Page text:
I look at setting a rental rate this way, “It’s worth what the market will bear.” But sometimes, especially if you’re new at it, it’s hard to know what the market will bear. Suggestion – monitor your competition. It’s not always possible to know what a given competing property actually rented for, but generally it is possible to get a solid feel for what landlords are asking for their properties. Also, if you’re diligent, and alert, you can gauge what a property actually leased for by how long it was on the market and whether there were any price reductions along the way. Also, if you have a contact in the business, a good property manager will have a good feel for the local market.
4. Be Selective.
Never settle for a tenant who doesn’t meet or exceed your pre-determined qualifying standards. Of course, determining how they actually measure up to your standards, is often easier said than done. A little experience goes a long way in that endeavor. Employing an excellent screening service is worth considering. And even with that, I think it is vital to speak personally to previous landlords in an effort to determine what kind of tenants your prospects have been. Ask key questions such as: Did they pay on time? Did the landlord monitor the property regularly and did the tenants take excellent care of the property? Were they good neighbors? Did they get their full security deposit back at move-out? Would the landlord rent to them again if given that opportunity?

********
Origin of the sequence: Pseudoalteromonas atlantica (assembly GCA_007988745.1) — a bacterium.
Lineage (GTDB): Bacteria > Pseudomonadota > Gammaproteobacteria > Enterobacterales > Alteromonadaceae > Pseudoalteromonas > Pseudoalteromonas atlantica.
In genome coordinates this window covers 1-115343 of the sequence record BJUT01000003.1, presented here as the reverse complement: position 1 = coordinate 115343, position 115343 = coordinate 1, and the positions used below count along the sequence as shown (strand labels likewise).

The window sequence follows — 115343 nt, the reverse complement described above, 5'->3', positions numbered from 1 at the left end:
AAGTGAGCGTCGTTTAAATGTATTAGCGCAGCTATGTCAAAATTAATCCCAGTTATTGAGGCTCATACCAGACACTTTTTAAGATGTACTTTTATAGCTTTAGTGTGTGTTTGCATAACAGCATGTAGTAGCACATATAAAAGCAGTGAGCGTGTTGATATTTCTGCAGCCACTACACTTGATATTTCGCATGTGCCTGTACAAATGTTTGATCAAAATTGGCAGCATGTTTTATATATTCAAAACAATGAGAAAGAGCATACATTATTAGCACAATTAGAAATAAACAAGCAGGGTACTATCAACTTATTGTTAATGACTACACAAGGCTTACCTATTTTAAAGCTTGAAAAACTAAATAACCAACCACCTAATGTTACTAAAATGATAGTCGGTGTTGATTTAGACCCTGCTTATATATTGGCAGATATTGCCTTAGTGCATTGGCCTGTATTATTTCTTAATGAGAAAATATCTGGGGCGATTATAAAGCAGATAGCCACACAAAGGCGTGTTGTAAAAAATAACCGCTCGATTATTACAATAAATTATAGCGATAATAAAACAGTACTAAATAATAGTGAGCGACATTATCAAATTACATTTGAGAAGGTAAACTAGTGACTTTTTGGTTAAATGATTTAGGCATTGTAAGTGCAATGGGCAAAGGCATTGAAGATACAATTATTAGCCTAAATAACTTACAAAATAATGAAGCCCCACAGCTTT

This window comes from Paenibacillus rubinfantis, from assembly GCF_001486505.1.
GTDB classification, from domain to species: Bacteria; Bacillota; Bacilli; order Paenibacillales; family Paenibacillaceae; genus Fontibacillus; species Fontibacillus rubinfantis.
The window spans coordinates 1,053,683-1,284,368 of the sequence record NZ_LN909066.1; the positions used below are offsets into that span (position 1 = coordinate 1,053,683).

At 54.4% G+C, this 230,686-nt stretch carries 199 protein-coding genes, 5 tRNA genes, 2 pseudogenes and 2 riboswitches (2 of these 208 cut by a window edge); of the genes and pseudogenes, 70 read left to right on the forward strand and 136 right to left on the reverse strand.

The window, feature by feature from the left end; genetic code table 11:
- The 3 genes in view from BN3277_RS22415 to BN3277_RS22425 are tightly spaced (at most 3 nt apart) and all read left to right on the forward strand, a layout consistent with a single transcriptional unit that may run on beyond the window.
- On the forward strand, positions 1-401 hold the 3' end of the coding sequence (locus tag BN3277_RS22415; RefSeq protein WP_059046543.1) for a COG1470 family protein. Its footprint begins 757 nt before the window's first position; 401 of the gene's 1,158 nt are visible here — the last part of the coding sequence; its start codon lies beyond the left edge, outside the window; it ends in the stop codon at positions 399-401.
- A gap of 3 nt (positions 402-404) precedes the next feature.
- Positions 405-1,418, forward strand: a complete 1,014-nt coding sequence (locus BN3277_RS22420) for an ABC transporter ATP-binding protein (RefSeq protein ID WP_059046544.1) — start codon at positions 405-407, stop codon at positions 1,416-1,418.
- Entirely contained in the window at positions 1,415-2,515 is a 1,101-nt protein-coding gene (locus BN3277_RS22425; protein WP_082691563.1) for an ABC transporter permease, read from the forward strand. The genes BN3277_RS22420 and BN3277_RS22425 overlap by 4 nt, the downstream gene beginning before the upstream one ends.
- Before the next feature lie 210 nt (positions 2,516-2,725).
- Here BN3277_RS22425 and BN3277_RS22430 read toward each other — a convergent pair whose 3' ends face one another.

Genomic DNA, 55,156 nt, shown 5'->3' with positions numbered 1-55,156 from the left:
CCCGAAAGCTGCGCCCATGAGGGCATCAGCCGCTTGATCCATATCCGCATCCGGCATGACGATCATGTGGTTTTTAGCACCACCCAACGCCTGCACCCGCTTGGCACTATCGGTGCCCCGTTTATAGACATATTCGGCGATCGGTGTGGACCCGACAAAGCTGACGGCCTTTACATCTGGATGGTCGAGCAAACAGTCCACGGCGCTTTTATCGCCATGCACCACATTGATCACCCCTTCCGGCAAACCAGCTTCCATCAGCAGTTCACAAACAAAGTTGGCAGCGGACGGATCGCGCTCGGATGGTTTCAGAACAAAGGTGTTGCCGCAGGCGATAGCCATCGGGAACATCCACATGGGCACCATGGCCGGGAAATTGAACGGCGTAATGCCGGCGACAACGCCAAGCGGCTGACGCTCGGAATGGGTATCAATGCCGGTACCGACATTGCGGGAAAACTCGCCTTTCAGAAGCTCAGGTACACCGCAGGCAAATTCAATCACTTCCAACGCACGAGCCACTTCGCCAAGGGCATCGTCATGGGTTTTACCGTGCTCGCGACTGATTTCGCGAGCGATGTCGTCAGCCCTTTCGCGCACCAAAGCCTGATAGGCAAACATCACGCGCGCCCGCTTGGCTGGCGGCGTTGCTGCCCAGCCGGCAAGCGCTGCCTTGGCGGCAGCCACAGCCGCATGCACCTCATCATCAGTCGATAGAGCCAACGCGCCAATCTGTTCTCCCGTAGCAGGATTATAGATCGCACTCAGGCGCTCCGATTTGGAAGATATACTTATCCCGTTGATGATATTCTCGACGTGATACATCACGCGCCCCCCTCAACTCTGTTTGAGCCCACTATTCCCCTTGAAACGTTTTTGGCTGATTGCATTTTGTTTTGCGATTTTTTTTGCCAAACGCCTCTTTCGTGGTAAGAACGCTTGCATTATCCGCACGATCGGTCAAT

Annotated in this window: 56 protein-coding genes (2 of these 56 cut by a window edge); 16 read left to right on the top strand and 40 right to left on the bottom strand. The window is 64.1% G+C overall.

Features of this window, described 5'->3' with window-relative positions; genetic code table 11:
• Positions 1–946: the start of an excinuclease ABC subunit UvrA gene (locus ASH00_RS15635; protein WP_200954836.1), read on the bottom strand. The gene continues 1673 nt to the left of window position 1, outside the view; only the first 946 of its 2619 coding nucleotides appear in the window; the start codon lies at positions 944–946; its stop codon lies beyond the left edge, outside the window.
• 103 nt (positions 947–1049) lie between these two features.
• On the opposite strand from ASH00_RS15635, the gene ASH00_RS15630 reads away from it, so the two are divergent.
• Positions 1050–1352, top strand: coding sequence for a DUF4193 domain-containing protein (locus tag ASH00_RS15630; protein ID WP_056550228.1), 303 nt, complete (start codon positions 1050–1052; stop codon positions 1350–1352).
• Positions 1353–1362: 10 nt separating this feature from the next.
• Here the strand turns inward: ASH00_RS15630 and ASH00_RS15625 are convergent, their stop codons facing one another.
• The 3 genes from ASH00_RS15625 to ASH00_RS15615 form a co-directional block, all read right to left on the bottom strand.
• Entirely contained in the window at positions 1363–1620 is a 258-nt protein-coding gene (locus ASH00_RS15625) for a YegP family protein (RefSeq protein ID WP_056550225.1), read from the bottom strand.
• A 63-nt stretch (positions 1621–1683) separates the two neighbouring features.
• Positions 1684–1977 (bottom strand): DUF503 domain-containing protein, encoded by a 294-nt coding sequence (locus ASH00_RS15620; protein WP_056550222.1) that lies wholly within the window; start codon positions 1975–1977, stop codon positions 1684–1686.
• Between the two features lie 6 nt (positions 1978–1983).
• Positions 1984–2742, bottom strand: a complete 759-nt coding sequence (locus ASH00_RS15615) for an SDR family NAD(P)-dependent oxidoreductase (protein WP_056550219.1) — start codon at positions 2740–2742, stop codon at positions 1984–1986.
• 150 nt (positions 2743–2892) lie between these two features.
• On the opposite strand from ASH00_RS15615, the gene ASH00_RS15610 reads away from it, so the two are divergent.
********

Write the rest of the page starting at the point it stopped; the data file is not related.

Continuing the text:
5. Watch both the property and the tenant closely.
I believe that regular inspection of the property is absolutely essential. Failure to do so invites disaster. Years ago as a constable, tasked with executing court-issued eviction orders for landlords, I saw some real nightmare situations left behind by some of the worst of tenants. It was heart breaking to see the loss those landlords suffered and what they had to go through to restore their properties. Now don’t get me wrong, most tenants are really good and responsible people, and would never perpetrate that sort of “crime” upon landlords. But this is serious business. It’s your hard-earned investment money on the line here, and you have to do the work necessary to keep it safe. Thorough screening is not a place to cut corners.